Standing-room only section on planes? Could mean lower fares

Would you buy a bargain-priced airline ticket, but the catch was you had to stand for the entire flight?

A new university study says the idea of standing-only sections on planes is no joke.

An airline that removes seats can accommodate about 20 percent more passengers and, as a result, offer discounts of as much as 44 percent compared with airlines that offer big comfy seats, according to the study published in the International Journal of Engineering and Technology.

Airlines in Ireland and China have looked into the concept, but none have yet put the idea into practice.

Major carriers in the U.S. and the Federal Aviation Administration say the idea has to overcome some serious hurdles before it can take off. FAA officials say they haven’t seen the study but note that under current standards, passengers are required to fasten seat belts during takeoffs, landings and when instructed by the pilot.

“You can’t have a seat belt without a seat,” FAA spokesman Ian Gregor said.

To meet the seat belt requirement, the study suggests passengers lean against a padded backboard, with straps that stretch over their shoulders.

The study’s author, Fairuz I. Romli, an aerospace engineering professor and lecturer at the Universiti Putra Malaysia, said passengers would probably be comfortable standing only on flights shorter than three hours.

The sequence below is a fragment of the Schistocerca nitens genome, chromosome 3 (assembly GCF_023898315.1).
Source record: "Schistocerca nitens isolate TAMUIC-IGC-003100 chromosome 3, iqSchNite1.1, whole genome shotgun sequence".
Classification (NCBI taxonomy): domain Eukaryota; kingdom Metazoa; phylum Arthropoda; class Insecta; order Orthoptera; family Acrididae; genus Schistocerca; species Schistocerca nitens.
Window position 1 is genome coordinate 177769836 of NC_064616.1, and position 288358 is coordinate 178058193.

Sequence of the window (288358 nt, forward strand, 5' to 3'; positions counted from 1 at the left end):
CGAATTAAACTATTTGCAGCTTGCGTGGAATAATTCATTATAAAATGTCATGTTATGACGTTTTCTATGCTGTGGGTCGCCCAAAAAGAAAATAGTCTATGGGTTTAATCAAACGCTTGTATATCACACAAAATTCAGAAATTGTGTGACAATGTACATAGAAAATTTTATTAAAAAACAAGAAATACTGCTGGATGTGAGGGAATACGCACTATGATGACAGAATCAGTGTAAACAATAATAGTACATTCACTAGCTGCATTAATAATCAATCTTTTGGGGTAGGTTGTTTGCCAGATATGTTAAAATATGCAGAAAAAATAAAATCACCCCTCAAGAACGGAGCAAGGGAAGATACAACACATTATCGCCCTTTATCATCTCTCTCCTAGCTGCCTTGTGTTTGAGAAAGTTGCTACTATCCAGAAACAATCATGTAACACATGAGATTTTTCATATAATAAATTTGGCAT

Gregor said all seats on commercial planes must be tested by the FAA to withstand specific pressures.

The idea won’t fly because air travelers won’t agree to it, said Jean Medina, spokeswoman for Airlines for America, the trade group for the nation’s airlines.

“Airline customers ultimately determine what works in the market, voting with their wallet every day,” she said, “and comfort is high among drivers of their choice.”

More in Life

This beefy ex-cop has a delicate hobby: intricate paper-cut art

You can see Tom Sacco’s creations at the upcoming Everett Art Walk.

Kamiak student Aidan Norris (center) drags Matthew Ninh into a scene as Mitchell Beard (left) reads his lines. (Ian Terry / The Herald)
Joy, disappointment at Kamiak High’s ‘Spamalot’ auditions

More than 80 students try out for 45 roles in the outrageous Monty Python musical comedy.

Arlington eagle fest wants your nature-themed artwork, haiku

Local residents of an artistic bent are invited to submit… Continue reading

What’s new for 2018 for travelers in Scandinavia

Sweden, Norway and Finland have embarked on many urban, cultural and transit projects.

Kia Rio subcompact takes a classy step up in 2018

A new design, roomier cabin, and better fuel economy are among the improvements on the 2018 Kia Rio.

Overcome your fear of death, in a book title at least

Three novels about death worth reading at Everett Public Library.

Dolores O’Riordan was lead singer of Irish band The Cranberries

The police force said the death was being treated as “unexplained.”

‘Trump saying something racist isn’t exactly news anymore:’ ‘SNL’

The week’s news was dominated by reports that Trump disparaged Haiti, El Salvador and all of Africa.

Bald eagle no longer listed as ‘sensitive species’ in the state

A recent study found that eagle numbers are strong throughout Washington.

Most Read